Book Look: Will mend­ing the past leave his fu­ture in ru­ins?

Serve Daily - - MERIT ACADEMY - By Deb­bie Bal­zotti

Iread a lot. I read every book my Spring Oaks Book Club picks. I read every book some­one gives me for Christ­mas. even joined the Green-Jell-O Book Club on Goodreads be­cause I’m al­ways search­ing for a new book – and I liked the name of the group.

I am an om­niv­o­rous reader – I read non-fic­tion, his­tor­i­cal fic­tion, crime fic­tion, the classics, but very rarely fan­tasy. It might be an age thing. I’m not ex­actly a fan­tasy-loving young adult, so writ­ers who tar­get this group some­times miss me by a mile un­less it’s a topic I’m in­ter­ested in and I like the cover.

“The Time Key” by Me­lanie Bate­man is about time travel and the cover il­lus­tra­tion by the au­thor is per­fect. Those are the two rea­sons I chose to read this de­but novel de­clared a “clean fan­tasy” book. I liked “Ranger’s Ap­pren­tice” and “Fable­haven” with the same “clean fan­tasy” tag, so I thought it was time to try another one a time ma­chine; he has some­thing much from the list. bet­ter. The set­ting, in old and then newer

The first chap­ter is fan­tas­tic! Part One Lon­don, is a great choice. There is a large (and every part) has a beau­ti­ful il­lus­tra­tion cast of char­ac­ters both hu­man and mys­ti­cal by the au­thor, who is also a tal­ented artist. with tiny vaelie Lena be­ing one of the It be­gins: “There couldn’t be a bet­ter time most en­chant­ing. There are also plenty of to be­gin Stan­ley Becker’s story than at the shad­owy vil­lains to keep the plot in­ter­est­ing. mo­ment he stood on the frozen stone wall of Kingston Bridge over­look­ing the river Stan­ley trav­els back and forth in his Thames, breath­ing in the win­ter night and own story seek­ing an­swers from his past press­ing the icy metal bar­rel of a pis­tol to and hop­ing to change an in­evitable fu­ture his jaw.” Wow. I wish I’d writ­ten a long of sor­row and de­spair. In his trips to sen­tence that good. Writ­ing for news­pa­pers the fu­ture, he also hopes to find an­swers has made it im­pos­si­ble to res­ur­rect and help. If you know the fu­ture, can you that skill. change your past? Stan­ley ac­quired a time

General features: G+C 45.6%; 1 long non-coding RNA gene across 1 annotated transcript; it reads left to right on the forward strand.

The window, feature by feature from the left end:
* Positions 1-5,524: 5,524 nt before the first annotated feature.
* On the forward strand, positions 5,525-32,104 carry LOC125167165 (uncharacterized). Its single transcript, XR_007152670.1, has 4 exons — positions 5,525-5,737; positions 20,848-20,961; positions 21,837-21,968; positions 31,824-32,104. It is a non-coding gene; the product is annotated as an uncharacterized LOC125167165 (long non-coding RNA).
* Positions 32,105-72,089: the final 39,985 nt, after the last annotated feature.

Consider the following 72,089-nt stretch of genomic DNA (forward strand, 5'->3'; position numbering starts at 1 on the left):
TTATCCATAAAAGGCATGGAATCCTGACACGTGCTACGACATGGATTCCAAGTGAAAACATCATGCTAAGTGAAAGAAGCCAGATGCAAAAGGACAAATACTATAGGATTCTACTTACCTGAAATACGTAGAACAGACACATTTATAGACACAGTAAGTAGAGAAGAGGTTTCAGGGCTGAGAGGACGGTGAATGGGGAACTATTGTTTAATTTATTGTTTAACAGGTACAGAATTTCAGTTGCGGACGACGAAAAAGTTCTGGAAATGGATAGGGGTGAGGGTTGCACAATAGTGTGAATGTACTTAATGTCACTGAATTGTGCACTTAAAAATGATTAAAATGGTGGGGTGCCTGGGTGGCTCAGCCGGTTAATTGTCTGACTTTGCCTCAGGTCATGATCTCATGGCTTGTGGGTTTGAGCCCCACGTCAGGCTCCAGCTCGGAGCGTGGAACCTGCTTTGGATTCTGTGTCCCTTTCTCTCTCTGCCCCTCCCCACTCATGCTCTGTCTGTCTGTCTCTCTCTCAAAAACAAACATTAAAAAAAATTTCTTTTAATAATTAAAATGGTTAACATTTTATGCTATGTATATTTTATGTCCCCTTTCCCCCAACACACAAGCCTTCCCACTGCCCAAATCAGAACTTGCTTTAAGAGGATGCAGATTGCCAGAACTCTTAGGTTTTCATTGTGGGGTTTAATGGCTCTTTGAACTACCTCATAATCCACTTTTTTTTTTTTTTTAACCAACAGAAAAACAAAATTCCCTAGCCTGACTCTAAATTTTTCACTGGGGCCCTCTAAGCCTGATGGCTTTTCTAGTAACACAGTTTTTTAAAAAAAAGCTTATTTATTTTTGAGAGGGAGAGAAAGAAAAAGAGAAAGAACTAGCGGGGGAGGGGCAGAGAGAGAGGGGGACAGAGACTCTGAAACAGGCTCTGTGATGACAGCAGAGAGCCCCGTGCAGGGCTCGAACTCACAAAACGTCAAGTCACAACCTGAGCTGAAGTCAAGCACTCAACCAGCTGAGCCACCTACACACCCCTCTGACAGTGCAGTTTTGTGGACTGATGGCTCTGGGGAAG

At one point in the book, Stan­ley trav­els key which al­lowed him to travel through back to the sum­mer of 1868 and has time. This is the gift we all wish we had a con­ver­sa­tion with his 7-year-old self got­ten for Christ­mas this year. Since we af­ter re­veal­ing he has come from the fu­ture. didn’t, we can ex­pe­ri­ence time travel by Don’t we all wish we could give our read­ing “The Time Key” with­out even younger selves some ad­vice and guid­ance? leav­ing our chair by the fire, which is a His younger self be­lieves his claim much less scary way to travel. is im­pos­si­ble and causes the adult Stan­ley “The Time Key” is avail­able from to chuckle when the boy says, “If you books & things (pub­lisher Sweet­wa­ter came from the fu­ture wouldn’t you need Books), Barnes & Noble, Ama­zon and at a time ma­chine?” Stan­ley doesn’t need Me­laniebate­men.com.

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